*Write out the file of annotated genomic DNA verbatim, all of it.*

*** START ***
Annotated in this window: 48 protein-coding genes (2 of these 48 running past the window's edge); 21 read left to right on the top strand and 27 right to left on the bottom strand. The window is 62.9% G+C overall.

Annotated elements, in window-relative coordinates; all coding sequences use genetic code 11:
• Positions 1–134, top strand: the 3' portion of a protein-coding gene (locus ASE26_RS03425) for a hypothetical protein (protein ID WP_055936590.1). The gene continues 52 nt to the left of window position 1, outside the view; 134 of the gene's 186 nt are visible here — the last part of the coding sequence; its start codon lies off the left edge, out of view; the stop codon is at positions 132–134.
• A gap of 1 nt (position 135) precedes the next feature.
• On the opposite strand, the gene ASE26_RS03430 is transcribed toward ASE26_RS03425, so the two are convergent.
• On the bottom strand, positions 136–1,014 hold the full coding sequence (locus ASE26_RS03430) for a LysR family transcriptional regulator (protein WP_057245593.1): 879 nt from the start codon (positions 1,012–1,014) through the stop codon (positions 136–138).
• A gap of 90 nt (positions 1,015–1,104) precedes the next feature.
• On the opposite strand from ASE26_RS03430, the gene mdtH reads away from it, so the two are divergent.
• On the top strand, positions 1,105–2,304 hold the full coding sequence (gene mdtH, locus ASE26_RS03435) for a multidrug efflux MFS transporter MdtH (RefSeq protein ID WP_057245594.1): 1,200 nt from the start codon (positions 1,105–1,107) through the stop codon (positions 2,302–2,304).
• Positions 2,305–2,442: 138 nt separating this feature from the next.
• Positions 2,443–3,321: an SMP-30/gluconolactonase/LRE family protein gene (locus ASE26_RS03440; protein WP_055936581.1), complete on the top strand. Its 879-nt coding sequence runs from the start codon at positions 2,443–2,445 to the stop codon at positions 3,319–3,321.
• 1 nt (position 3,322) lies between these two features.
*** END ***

Annotated in this window: 48 protein-coding genes (2 of these 48 running past the window's edge); 21 read left to right on the top strand and 27 right to left on the bottom strand. The window is 62.9% G+C overall.

Annotated elements, in window-relative coordinates; all coding sequences use genetic code 11:
• Positions 1–134, top strand: the 3' portion of a protein-coding gene (locus ASE26_RS03425) for a hypothetical protein (protein ID WP_055936590.1). The gene continues 52 nt to the left of window position 1, outside the view; 134 of the gene's 186 nt are visible here — the last part of the coding sequence; its start codon lies off the left edge, out of view; the stop codon is at positions 132–134.
• A gap of 1 nt (position 135) precedes the next feature.
• On the opposite strand, the gene ASE26_RS03430 is transcribed toward ASE26_RS03425, so the two are convergent.
• On the bottom strand, positions 136–1,014 hold the full coding sequence (locus ASE26_RS03430) for a LysR family transcriptional regulator (protein WP_057245593.1): 879 nt from the start codon (positions 1,012–1,014) through the stop codon (positions 136–138).
• A gap of 90 nt (positions 1,015–1,104) precedes the next feature.
• On the opposite strand from ASE26_RS03430, the gene mdtH reads away from it, so the two are divergent.
• On the top strand, positions 1,105–2,304 hold the full coding sequence (gene mdtH, locus ASE26_RS03435) for a multidrug efflux MFS transporter MdtH (RefSeq protein ID WP_057245594.1): 1,200 nt from the start codon (positions 1,105–1,107) through the stop codon (positions 2,302–2,304).
• Positions 2,305–2,442: 138 nt separating this feature from the next.
• Positions 2,443–3,321: an SMP-30/gluconolactonase/LRE family protein gene (locus ASE26_RS03440; protein WP_055936581.1), complete on the top strand. Its 879-nt coding sequence runs from the start codon at positions 2,443–2,445 to the stop codon at positions 3,319–3,321.
• 1 nt (position 3,322) lies between these two features.